added by archaeologs (Nthabazingwe]. site near Khami, southwestern Zimbabwe. The name was formerly given to the greater part of the local Iron Age sequence, which was believed to reflect a process of internal development. However, recent research has shown that this sequence, like those in neighbouring areas, includes successive Early Iron Age and later Iron Age elements, and the designation Leopard’s Kopje is now restricted to the later Iron Age industry which developed in about the 11th century ad. At the name-site large circular houses were excavated. The mixed-farming economy was based upon the cultivation of finger millet, sorghum, ground beans and cowpeas, while cattle were herded in large numbers along with some sheep and goats. During later phases, from about the 14th century, gold mining and building in stone are attested.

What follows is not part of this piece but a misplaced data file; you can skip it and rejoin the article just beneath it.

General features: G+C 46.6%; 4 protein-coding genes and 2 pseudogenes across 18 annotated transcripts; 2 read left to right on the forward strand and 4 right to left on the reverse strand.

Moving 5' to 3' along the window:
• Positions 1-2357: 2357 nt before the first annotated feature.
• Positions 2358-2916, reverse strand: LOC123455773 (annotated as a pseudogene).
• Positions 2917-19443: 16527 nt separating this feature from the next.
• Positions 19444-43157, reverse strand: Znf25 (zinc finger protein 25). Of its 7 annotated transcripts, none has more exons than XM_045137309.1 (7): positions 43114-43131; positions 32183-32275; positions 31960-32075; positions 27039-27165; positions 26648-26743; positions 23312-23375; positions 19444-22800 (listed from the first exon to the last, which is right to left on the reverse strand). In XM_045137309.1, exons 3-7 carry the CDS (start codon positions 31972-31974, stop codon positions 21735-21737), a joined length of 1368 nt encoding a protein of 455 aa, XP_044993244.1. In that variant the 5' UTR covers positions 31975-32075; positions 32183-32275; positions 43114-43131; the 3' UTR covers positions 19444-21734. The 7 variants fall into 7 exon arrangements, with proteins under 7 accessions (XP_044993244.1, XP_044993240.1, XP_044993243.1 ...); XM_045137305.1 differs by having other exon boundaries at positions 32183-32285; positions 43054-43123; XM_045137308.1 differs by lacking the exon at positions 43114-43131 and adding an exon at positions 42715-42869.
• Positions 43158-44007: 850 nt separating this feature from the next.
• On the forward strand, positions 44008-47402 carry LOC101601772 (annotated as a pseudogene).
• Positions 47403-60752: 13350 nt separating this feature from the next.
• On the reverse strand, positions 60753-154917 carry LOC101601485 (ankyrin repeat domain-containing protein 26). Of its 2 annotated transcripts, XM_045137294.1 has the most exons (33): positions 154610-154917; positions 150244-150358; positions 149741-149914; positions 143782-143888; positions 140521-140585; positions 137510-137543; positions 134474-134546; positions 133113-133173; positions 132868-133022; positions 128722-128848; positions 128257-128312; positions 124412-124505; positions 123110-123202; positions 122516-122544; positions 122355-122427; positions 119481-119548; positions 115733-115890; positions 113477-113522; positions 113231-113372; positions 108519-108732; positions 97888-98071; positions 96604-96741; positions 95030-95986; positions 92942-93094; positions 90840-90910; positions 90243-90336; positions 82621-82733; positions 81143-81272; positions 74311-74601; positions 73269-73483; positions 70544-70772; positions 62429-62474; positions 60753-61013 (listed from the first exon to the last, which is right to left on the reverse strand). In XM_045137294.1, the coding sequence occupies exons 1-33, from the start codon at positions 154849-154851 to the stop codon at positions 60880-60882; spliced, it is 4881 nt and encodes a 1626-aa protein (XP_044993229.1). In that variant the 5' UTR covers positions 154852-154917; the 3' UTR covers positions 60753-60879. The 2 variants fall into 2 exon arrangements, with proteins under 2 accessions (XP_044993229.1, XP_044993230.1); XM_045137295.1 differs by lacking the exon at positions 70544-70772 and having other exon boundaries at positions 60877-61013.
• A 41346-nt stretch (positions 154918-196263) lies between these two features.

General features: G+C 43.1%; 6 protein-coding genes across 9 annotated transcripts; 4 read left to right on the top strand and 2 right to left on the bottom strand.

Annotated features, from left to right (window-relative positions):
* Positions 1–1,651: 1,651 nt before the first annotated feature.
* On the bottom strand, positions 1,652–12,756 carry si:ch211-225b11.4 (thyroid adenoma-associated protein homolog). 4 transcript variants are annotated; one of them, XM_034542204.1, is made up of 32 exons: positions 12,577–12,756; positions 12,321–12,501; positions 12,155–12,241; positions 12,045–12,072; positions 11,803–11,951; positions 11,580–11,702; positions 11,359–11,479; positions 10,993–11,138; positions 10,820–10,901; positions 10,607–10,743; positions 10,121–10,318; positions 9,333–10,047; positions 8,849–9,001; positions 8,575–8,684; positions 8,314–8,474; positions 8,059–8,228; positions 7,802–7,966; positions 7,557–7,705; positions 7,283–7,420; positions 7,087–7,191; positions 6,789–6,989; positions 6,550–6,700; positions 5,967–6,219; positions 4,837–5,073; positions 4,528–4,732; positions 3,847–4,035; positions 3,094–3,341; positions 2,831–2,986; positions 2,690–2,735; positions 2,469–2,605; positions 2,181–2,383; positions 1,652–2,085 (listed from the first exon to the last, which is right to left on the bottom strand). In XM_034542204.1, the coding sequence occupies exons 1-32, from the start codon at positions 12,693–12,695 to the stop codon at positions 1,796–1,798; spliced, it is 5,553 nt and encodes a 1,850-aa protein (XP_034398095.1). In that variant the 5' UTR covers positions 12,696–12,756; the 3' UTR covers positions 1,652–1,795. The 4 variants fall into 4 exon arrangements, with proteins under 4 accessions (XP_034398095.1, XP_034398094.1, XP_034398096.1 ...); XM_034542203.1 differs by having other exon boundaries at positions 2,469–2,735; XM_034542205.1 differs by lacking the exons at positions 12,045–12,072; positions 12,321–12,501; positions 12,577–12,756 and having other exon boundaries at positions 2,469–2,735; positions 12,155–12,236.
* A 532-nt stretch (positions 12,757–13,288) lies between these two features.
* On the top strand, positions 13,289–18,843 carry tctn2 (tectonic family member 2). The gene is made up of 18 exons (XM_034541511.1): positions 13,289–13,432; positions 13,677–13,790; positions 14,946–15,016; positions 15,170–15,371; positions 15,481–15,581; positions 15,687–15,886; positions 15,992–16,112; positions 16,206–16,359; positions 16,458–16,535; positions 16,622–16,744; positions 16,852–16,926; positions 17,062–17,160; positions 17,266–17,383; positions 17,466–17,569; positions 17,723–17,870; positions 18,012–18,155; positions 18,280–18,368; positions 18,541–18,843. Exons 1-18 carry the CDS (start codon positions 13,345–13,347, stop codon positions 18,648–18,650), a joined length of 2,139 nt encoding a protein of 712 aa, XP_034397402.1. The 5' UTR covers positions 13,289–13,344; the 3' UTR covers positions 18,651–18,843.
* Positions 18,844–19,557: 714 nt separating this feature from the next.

The Macmillan dictionary of archaeology, Ruth D. Whitehouse, 1983